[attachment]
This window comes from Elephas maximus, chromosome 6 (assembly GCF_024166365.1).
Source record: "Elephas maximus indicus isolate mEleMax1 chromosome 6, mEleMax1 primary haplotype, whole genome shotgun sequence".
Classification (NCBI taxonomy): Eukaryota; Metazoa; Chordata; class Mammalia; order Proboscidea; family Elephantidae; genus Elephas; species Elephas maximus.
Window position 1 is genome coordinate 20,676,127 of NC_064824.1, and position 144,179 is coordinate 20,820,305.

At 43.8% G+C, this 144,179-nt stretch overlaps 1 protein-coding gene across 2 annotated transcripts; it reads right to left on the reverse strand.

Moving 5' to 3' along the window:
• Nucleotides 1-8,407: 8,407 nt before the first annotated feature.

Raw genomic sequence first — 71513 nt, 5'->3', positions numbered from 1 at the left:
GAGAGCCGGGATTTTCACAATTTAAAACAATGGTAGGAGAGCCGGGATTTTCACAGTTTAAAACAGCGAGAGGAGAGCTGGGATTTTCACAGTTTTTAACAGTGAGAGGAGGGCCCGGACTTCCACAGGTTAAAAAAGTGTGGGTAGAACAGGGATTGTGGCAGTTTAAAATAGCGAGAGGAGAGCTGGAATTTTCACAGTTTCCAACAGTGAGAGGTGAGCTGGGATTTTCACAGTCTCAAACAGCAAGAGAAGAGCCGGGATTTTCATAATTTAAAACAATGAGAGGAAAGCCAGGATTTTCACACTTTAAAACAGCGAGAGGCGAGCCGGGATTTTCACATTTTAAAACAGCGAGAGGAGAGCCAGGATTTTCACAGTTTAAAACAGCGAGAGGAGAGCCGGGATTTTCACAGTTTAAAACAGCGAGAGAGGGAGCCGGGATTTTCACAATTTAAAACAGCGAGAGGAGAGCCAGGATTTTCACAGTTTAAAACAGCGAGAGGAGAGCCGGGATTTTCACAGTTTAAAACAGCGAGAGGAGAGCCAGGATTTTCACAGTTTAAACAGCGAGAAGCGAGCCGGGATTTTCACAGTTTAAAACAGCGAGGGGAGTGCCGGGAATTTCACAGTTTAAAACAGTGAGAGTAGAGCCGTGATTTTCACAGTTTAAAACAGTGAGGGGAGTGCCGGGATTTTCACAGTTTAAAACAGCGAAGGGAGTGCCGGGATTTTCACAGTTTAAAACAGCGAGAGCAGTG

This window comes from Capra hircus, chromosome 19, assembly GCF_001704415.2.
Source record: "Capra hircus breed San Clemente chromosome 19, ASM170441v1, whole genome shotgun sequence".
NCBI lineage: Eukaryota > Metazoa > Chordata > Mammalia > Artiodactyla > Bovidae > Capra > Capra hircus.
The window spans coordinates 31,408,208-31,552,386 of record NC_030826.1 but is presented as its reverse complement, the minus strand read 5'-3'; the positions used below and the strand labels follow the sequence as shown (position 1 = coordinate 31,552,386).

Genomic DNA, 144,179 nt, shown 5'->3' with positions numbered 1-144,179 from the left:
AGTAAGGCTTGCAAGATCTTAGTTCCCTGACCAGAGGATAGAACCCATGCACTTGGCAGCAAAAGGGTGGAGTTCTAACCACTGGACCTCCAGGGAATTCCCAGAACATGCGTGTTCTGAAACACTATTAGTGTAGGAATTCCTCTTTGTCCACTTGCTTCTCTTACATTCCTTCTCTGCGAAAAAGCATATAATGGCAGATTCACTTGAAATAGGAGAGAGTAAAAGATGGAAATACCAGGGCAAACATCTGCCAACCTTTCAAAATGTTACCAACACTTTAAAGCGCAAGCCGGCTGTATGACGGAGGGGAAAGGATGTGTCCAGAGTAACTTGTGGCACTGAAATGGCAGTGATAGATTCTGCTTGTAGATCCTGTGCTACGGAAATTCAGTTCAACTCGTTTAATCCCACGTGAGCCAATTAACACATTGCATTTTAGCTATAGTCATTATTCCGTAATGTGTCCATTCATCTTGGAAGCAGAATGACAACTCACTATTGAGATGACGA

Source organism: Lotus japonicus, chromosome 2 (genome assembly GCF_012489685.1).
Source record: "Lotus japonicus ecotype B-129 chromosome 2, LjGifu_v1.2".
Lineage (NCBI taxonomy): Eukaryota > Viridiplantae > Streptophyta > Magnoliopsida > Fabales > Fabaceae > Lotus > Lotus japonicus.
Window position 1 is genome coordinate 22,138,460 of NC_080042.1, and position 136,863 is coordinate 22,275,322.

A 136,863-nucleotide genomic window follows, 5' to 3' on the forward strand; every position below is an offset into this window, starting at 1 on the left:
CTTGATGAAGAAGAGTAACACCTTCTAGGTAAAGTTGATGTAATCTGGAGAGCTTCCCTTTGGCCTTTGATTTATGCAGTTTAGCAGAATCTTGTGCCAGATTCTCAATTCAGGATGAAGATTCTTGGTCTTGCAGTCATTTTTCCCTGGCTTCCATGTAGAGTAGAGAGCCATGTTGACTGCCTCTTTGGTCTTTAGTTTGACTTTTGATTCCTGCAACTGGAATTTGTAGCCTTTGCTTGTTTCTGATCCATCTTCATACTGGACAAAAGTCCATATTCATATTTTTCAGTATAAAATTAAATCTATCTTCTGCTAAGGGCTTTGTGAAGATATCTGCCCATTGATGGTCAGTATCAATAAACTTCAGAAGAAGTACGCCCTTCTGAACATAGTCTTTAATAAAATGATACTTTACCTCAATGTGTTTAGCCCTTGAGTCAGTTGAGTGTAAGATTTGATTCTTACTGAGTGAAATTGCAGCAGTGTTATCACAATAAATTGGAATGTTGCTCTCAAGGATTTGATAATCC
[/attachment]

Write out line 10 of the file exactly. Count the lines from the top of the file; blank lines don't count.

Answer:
This window comes from Capra hircus, chromosome 19, assembly GCF_001704415.2.